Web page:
Other common issues surround the vocational expert testimony. At almost every Social Security Disability hearing, a Vocational Expert will testify about the Claimant’s past work, but also answer hypothetical questions regarding a hypothetical Claimant’s ability to perform certain work activity. The questions are not really about a hypothetical person but are different possible conclusions a Judge may reach about the actual Claimant’s work limitations. These hypothetical questions are based on opinions in the exhibit file, the Claimant’s testimony, and medical records. Sometimes, the Judge will not accurately reflect the Claimant’s physical or mental limitations as shown in the exhibits when posing hypothetical questions. When this happens, the Appeals Council may send the case back for another hearing.
Depending on the evidence, and the issues before the Administrative Law Judge, a Claimant can continue to submit evidence to the Appeals Council. For example, if a Claimant continues to be insured for disability benefits while the appeal is pending, the Claimant can provide updated medical records. Sometimes, the Appeals Council considers these records when sending the case back for an additional hearing because it shows that the Claimant has ongoing limitations.
Often, a remand hearing differs from the original hearing. This is because the Appeals Council may have instructed the Administrative Law Judge on what issues to address at the hearing.
The Appeals Council may grant benefits at the Appeals Council level, but this does not happen often.
Federal Court Remands
If the Appeals Council refuses to review an Unfavorable Decision, the Claimant can seek review with the US District Court. The Claimant must file their federal lawsuit within 60 days of the Appeal Council’s notice refusing to review the Unfavorable Decision.
A Claimant can also reapply for benefits after the Appeals Council refuses to review an Unfavorable Decision. When working with Claimants denied Appeals Council Review, we advise our clients to apply again for Social Security Disability and allege that their disability began the day after their hearing. This is because the Social Security Administration has not yet considered this period of disability.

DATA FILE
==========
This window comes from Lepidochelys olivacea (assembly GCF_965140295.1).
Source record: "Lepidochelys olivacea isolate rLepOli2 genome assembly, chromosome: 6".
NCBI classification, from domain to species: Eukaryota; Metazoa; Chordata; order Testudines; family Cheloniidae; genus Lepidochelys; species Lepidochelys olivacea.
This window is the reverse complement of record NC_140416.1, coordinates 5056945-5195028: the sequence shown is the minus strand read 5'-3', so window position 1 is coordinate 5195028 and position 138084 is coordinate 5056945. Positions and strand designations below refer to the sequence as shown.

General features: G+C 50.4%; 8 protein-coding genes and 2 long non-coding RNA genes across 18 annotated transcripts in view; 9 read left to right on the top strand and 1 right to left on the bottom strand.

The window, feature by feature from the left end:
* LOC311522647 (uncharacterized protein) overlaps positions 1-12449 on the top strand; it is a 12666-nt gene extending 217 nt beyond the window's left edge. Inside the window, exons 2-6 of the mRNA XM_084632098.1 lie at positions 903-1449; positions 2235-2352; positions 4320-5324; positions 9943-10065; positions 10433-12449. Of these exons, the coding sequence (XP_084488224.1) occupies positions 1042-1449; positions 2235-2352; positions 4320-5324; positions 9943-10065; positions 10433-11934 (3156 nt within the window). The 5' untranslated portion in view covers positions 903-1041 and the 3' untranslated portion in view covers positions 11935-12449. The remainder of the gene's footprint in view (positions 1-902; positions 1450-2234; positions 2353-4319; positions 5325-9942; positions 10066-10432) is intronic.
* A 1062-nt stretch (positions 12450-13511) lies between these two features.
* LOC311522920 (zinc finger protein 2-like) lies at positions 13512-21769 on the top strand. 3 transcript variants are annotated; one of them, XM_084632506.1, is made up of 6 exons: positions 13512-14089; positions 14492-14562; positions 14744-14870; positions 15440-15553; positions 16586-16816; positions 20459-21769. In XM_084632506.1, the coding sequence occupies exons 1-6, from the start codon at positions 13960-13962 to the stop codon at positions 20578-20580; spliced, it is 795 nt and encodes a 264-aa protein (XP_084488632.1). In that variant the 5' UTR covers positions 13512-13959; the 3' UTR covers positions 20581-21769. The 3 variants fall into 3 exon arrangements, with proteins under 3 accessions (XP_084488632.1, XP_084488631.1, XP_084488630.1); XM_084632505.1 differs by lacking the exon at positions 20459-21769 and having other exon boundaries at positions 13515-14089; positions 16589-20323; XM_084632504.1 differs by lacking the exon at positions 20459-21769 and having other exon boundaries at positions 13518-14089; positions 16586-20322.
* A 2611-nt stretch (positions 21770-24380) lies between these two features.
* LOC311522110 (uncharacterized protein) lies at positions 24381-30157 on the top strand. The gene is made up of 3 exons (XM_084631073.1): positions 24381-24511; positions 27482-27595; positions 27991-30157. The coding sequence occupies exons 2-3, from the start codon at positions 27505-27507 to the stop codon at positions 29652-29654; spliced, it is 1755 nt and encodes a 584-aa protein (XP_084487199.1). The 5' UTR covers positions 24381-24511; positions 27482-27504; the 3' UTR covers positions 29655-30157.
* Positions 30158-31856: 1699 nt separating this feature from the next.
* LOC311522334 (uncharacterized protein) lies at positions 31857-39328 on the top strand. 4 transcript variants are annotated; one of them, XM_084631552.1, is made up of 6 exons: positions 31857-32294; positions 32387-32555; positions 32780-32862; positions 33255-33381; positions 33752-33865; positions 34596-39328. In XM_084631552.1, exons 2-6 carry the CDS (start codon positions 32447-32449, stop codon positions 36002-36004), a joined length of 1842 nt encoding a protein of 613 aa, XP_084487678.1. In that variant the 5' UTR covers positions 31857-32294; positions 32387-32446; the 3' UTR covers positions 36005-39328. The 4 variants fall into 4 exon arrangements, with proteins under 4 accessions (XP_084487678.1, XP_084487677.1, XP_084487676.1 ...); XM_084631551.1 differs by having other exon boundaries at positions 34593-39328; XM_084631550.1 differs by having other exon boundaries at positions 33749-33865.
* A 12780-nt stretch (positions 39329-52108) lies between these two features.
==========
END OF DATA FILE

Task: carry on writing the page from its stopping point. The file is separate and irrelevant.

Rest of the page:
Like the Appeals Council, the US District Court Judge reviews the case to see whether the Administrative Law Judge made any legal errors or failed to properly consider the evidence. The Federal Court Judge can also grant benefits, but often sends the case back to the Appeals Council. The Appeals Council will issue its own “remand order” telling the Administrative Law Judge how to review the case at hearing.
If a US District Court Judge rules against the Claimant, the Claimant can appeal to the United States Circuit Court of Appeals for the Circuit in which they live. For people that live in Oregon and Washington, appeals from the US District Court go to the US Ninth Circuit Court of Appeals. If a Claimant is unsuccessful in front of the US Circuit Court of Appeals, the Claimant seek review with the United States Supreme Court. However, the United States Supreme Court agrees to review only a small percentage of the cases it receives.
Unfortunately, when a case is sent back from the Appeals Council, it will still take quite a while to reschedule the hearing. Federal Court appeals take even longer. We have seen cases take up to five years before we finally received a Fully Favorable Decision.
How We Handle Appeals Council and Federal Court Cases
Our office handles Social Security Disability claims after an initial denial or a denial of a Request for Reconsideration. If we do not prevail at hearing, we review the case to determine whether there are issues that can be argued to the Appeals Council.
If the Appeals Council denies review, we work with attorneys that handle only federal court appeals of Social Security Disability claims. If our federal court attorney partners are successful in getting a case remanded, we take over, and go to hearing with our client.
If you have questions about where you stand with a Social Security Disability claim, contact us, or check out our free e book.